President Barack Obama returned to the White House on Wednesday after travelling halfway around the world to attend the memorial service for Nelson Mandela.
Obama's speech at a rain-soaked soccer stadium in Johannesburg was perhaps the most electrifying moment of a day of remembrances about the life of Nelson Mandela, who died last Thursday at age 95.
Throughout his speech, Obama sprinkled references to his determination to work to reduce income inequality in the United States.
His appeal to people who embrace Mandela's life mission to actually live by it may have been directed toward his Republican opponents, who have sought to stymie his agenda on many fronts.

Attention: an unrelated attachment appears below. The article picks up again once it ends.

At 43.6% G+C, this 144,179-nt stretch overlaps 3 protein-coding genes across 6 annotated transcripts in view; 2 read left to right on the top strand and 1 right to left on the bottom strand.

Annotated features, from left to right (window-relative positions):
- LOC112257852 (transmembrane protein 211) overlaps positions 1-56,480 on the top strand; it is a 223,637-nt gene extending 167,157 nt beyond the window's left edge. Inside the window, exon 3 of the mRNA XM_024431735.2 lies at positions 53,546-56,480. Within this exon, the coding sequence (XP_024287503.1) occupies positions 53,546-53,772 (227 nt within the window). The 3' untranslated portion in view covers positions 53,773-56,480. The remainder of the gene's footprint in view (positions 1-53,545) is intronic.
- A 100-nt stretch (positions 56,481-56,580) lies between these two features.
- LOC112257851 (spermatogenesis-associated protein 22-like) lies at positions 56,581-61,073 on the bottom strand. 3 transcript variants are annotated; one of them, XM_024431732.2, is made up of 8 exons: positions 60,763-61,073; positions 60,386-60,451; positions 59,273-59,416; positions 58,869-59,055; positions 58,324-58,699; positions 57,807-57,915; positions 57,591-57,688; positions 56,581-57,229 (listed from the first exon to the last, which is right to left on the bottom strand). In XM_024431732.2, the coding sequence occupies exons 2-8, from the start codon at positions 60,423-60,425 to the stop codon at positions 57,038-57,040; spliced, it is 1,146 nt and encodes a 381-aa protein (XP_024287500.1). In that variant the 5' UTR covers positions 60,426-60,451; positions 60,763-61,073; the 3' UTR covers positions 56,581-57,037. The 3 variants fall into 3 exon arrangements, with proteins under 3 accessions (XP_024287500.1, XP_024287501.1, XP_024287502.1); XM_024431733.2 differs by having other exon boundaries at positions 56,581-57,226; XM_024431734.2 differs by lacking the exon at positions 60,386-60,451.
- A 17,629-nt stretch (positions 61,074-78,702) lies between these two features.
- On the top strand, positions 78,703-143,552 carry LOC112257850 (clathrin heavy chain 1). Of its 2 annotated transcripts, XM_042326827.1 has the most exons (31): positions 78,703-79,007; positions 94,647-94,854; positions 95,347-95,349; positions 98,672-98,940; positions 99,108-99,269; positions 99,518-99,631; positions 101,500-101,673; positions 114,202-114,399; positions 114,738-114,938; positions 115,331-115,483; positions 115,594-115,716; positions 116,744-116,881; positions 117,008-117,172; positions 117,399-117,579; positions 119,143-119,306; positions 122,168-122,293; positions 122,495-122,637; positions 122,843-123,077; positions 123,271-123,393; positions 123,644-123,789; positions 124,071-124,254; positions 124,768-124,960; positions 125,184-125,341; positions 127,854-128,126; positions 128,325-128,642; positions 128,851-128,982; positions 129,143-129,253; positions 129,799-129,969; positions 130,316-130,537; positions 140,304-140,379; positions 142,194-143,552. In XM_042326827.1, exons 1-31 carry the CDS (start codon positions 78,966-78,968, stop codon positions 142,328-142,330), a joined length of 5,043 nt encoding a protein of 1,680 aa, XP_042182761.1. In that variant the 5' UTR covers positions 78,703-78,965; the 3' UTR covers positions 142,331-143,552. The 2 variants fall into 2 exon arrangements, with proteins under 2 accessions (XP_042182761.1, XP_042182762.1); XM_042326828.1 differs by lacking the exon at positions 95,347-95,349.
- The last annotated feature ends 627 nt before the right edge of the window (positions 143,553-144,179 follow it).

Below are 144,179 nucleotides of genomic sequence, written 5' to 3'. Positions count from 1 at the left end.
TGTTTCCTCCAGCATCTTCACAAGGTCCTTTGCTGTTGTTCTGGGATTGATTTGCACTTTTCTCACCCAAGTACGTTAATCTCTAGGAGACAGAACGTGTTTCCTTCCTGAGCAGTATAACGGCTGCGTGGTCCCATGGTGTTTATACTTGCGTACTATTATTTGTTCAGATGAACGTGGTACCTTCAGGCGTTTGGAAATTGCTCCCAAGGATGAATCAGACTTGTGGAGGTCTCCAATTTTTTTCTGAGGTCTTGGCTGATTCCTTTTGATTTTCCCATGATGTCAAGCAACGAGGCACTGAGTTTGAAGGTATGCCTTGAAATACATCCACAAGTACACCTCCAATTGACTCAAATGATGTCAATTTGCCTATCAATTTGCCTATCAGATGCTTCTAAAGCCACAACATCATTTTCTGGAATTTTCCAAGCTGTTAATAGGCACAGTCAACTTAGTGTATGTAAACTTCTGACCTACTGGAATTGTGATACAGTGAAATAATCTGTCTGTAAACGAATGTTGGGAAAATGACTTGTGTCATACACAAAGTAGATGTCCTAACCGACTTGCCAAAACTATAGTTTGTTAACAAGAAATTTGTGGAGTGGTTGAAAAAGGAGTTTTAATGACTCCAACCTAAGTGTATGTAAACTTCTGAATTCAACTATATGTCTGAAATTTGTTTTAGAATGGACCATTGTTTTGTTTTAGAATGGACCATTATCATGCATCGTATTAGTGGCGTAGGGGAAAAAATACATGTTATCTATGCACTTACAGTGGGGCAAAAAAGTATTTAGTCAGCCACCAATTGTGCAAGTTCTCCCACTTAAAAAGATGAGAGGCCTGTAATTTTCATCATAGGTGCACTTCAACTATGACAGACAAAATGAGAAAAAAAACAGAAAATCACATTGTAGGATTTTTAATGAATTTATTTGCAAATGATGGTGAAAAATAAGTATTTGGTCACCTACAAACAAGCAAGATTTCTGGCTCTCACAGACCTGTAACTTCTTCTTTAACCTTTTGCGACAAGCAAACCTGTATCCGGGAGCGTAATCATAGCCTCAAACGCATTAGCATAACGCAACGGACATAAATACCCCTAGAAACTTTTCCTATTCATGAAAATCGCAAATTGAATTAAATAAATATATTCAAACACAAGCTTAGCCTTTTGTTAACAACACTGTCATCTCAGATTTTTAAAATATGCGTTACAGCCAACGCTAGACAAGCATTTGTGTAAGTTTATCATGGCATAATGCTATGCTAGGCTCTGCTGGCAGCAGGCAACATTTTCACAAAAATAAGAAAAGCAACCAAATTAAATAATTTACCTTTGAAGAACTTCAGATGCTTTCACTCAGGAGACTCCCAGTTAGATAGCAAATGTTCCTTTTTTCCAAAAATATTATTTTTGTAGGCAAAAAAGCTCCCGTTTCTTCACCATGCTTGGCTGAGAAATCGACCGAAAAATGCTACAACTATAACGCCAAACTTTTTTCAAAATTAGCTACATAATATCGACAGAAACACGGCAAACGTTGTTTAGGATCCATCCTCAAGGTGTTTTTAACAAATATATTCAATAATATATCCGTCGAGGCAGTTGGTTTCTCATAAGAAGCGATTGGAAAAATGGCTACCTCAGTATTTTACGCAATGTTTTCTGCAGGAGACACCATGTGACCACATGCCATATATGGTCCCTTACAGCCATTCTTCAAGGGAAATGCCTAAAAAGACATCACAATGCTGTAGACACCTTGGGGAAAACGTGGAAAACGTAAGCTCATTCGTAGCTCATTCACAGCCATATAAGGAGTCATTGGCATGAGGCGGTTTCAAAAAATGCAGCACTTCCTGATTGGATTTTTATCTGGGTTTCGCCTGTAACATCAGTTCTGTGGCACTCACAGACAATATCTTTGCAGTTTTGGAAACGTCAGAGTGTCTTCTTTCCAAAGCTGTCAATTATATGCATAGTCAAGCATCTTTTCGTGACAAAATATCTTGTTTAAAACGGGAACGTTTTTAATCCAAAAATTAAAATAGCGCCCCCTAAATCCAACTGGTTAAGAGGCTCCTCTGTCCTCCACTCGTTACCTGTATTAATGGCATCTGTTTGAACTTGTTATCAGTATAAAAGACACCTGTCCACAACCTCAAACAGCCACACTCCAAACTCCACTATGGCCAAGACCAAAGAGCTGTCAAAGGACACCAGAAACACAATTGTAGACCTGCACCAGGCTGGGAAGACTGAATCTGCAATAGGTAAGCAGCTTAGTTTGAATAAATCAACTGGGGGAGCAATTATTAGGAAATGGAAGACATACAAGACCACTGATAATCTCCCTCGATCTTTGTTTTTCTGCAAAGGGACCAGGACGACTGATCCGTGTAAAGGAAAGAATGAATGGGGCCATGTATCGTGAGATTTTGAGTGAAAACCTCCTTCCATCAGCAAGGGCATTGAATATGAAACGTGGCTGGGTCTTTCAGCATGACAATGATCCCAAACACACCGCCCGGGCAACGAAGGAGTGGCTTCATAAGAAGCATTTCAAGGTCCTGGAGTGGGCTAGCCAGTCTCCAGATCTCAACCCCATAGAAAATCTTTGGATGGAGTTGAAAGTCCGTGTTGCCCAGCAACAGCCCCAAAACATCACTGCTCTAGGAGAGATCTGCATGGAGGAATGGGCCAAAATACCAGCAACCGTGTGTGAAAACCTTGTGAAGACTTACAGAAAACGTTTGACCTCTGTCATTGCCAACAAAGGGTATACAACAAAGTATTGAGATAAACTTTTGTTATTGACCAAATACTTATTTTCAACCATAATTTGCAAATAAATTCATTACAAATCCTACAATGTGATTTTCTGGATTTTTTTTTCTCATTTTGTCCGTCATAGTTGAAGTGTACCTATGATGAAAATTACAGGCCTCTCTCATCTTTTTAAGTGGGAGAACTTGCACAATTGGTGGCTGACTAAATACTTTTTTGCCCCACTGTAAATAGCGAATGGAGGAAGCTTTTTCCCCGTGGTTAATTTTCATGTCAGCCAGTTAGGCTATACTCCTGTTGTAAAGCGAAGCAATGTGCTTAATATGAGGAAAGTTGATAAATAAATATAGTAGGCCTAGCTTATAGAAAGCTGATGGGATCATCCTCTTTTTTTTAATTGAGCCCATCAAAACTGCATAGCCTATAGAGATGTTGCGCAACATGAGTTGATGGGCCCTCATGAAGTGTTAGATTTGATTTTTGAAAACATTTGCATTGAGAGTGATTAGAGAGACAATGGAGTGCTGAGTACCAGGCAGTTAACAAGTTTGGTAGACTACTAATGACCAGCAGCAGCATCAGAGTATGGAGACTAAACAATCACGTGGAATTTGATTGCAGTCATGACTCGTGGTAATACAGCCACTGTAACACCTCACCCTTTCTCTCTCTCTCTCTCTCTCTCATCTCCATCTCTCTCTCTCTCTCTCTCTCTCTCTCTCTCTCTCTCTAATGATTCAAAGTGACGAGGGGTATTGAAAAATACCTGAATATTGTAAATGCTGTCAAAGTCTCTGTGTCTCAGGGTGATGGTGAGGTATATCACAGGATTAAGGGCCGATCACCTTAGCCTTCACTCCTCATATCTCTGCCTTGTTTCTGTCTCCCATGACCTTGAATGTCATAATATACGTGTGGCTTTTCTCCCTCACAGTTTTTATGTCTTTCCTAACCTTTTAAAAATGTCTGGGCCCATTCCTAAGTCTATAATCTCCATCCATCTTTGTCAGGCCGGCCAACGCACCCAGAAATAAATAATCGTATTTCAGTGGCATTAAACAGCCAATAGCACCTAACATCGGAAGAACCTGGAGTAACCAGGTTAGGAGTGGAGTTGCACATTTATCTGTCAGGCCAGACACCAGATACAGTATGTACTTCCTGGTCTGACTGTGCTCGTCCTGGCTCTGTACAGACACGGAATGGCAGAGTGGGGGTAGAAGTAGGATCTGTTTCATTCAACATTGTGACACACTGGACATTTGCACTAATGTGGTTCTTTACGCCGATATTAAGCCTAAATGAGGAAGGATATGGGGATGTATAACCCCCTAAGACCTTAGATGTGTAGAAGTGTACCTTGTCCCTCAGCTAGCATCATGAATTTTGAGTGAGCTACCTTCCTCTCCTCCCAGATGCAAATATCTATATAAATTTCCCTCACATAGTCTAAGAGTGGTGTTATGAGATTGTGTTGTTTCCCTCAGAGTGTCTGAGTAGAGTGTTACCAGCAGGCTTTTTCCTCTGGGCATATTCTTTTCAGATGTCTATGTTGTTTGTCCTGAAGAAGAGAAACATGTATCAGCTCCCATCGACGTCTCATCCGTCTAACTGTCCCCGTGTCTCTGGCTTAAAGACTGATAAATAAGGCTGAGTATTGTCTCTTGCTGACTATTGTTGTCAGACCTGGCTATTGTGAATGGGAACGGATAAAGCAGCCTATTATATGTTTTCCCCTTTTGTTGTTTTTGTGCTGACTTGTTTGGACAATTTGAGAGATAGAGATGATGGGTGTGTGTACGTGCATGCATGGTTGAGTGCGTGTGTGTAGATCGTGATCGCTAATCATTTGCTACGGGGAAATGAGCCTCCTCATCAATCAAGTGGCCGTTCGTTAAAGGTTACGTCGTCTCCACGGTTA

Obama's brief trip to South Africa offered a respite from partisan battles in Washington over spending and, more recently, the botched rollout of his signature healthcare plan.
The troubles have weighed heavily on his presidency and contributed to a decline in his popularity among Americans, who now give him a 38 percent job approval rating, among the lowest of his five years in office.
During the service Obama hailed Nelson Mandela as a "giant of justice'' but said too many leaders in the world claimed solidarity with his struggle for freedom "but do not tolerate dissent from their own people''.
Obama, speaking at a memorial in Johannesburg for Mandela, made the comment in front of an audience of leaders that included Chinese Vice President Li Yuanchao, Cuban President Raul Castro and Zimbabwe's president, Robert Mugabe.